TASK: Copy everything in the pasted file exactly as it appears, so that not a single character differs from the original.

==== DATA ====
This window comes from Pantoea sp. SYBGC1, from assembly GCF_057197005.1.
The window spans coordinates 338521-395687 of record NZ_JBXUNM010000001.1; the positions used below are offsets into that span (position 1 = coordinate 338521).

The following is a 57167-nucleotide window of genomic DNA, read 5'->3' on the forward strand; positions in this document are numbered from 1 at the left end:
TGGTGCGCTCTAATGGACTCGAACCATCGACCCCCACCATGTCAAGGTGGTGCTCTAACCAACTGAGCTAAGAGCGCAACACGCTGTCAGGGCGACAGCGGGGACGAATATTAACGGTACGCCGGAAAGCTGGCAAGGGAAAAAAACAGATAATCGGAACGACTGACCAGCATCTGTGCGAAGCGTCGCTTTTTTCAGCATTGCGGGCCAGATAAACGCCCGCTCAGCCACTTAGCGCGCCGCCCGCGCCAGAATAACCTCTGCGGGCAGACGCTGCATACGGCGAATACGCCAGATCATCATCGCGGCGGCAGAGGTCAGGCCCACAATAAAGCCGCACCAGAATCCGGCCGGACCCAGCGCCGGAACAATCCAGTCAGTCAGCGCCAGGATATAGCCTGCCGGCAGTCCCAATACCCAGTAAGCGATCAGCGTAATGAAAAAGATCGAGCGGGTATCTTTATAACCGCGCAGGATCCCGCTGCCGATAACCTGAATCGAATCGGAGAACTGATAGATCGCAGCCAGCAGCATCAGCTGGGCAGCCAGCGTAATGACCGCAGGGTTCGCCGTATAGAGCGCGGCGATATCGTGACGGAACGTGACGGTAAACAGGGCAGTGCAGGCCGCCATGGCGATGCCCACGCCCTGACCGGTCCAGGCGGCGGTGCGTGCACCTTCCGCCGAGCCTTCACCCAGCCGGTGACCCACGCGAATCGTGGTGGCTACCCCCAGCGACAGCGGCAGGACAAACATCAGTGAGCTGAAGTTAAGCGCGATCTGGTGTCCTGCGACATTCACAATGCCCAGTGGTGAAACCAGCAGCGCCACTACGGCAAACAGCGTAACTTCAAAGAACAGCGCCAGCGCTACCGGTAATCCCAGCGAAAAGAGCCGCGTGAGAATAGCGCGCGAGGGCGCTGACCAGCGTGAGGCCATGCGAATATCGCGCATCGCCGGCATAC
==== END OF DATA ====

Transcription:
This window comes from Pantoea sp. SYBGC1, from assembly GCF_057197005.1.
The window spans coordinates 338521-395687 of record NZ_JBXUNM010000001.1; the positions used below are offsets into that span (position 1 = coordinate 338521).

The following is a 57167-nucleotide window of genomic DNA, read 5'->3' on the forward strand; positions in this document are numbered from 1 at the left end:
TGGTGCGCTCTAATGGACTCGAACCATCGACCCCCACCATGTCAAGGTGGTGCTCTAACCAACTGAGCTAAGAGCGCAACACGCTGTCAGGGCGACAGCGGGGACGAATATTAACGGTACGCCGGAAAGCTGGCAAGGGAAAAAAACAGATAATCGGAACGACTGACCAGCATCTGTGCGAAGCGTCGCTTTTTTCAGCATTGCGGGCCAGATAAACGCCCGCTCAGCCACTTAGCGCGCCGCCCGCGCCAGAATAACCTCTGCGGGCAGACGCTGCATACGGCGAATACGCCAGATCATCATCGCGGCGGCAGAGGTCAGGCCCACAATAAAGCCGCACCAGAATCCGGCCGGACCCAGCGCCGGAACAATCCAGTCAGTCAGCGCCAGGATATAGCCTGCCGGCAGTCCCAATACCCAGTAAGCGATCAGCGTAATGAAAAAGATCGAGCGGGTATCTTTATAACCGCGCAGGATCCCGCTGCCGATAACCTGAATCGAATCGGAGAACTGATAGATCGCAGCCAGCAGCATCAGCTGGGCAGCCAGCGTAATGACCGCAGGGTTCGCCGTATAGAGCGCGGCGATATCGTGACGGAACGTGACGGTAAACAGGGCAGTGCAGGCCGCCATGGCGATGCCCACGCCCTGACCGGTCCAGGCGGCGGTGCGTGCACCTTCCGCCGAGCCTTCACCCAGCCGGTGACCCACGCGAATCGTGGTGGCTACCCCCAGCGACAGCGGCAGGACAAACATCAGTGAGCTGAAGTTAAGCGCGATCTGGTGTCCTGCGACATTCACAATGCCCAGTGGTGAAACCAGCAGCGCCACTACGGCAAACAGCGTAACTTCAAAGAACAGCGCCAGCGCTACCGGTAATCCCAGCGAAAAGAGCCGCGTGAGAATAGCGCGCGAGGGCGCTGACCAGCGTGAGGCCATGCGAATATCGCGCATCGCCGGCATAC